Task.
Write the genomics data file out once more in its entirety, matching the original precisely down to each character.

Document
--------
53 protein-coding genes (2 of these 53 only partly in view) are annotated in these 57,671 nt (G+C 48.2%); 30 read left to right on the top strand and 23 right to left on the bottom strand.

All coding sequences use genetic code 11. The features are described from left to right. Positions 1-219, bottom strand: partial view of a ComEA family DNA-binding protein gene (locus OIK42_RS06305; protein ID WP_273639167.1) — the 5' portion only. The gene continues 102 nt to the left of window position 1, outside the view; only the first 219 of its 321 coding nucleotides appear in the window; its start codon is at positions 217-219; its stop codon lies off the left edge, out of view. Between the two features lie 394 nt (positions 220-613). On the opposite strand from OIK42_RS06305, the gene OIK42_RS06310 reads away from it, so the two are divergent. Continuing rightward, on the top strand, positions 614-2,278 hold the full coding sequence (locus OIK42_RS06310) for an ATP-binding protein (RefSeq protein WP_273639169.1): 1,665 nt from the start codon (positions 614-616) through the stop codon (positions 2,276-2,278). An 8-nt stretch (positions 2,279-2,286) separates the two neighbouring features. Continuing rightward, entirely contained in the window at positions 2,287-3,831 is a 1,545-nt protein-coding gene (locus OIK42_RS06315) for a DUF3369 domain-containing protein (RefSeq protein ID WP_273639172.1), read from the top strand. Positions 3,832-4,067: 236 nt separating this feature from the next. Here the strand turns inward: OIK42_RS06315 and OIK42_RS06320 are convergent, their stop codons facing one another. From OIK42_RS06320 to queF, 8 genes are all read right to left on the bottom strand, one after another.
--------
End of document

53 protein-coding genes (2 of these 53 only partly in view) are annotated in these 57,671 nt (G+C 48.2%); 30 read left to right on the top strand and 23 right to left on the bottom strand.

All coding sequences use genetic code 11. The features are described from left to right. Positions 1-219, bottom strand: partial view of a ComEA family DNA-binding protein gene (locus OIK42_RS06305; protein ID WP_273639167.1) — the 5' portion only. The gene continues 102 nt to the left of window position 1, outside the view; only the first 219 of its 321 coding nucleotides appear in the window; its start codon is at positions 217-219; its stop codon lies off the left edge, out of view. Between the two features lie 394 nt (positions 220-613). On the opposite strand from OIK42_RS06305, the gene OIK42_RS06310 reads away from it, so the two are divergent. Continuing rightward, on the top strand, positions 614-2,278 hold the full coding sequence (locus OIK42_RS06310) for an ATP-binding protein (RefSeq protein WP_273639169.1): 1,665 nt from the start codon (positions 614-616) through the stop codon (positions 2,276-2,278). An 8-nt stretch (positions 2,279-2,286) separates the two neighbouring features. Continuing rightward, entirely contained in the window at positions 2,287-3,831 is a 1,545-nt protein-coding gene (locus OIK42_RS06315) for a DUF3369 domain-containing protein (RefSeq protein ID WP_273639172.1), read from the top strand. Positions 3,832-4,067: 236 nt separating this feature from the next. Here the strand turns inward: OIK42_RS06315 and OIK42_RS06320 are convergent, their stop codons facing one another. From OIK42_RS06320 to queF, 8 genes are all read right to left on the bottom strand, one after another.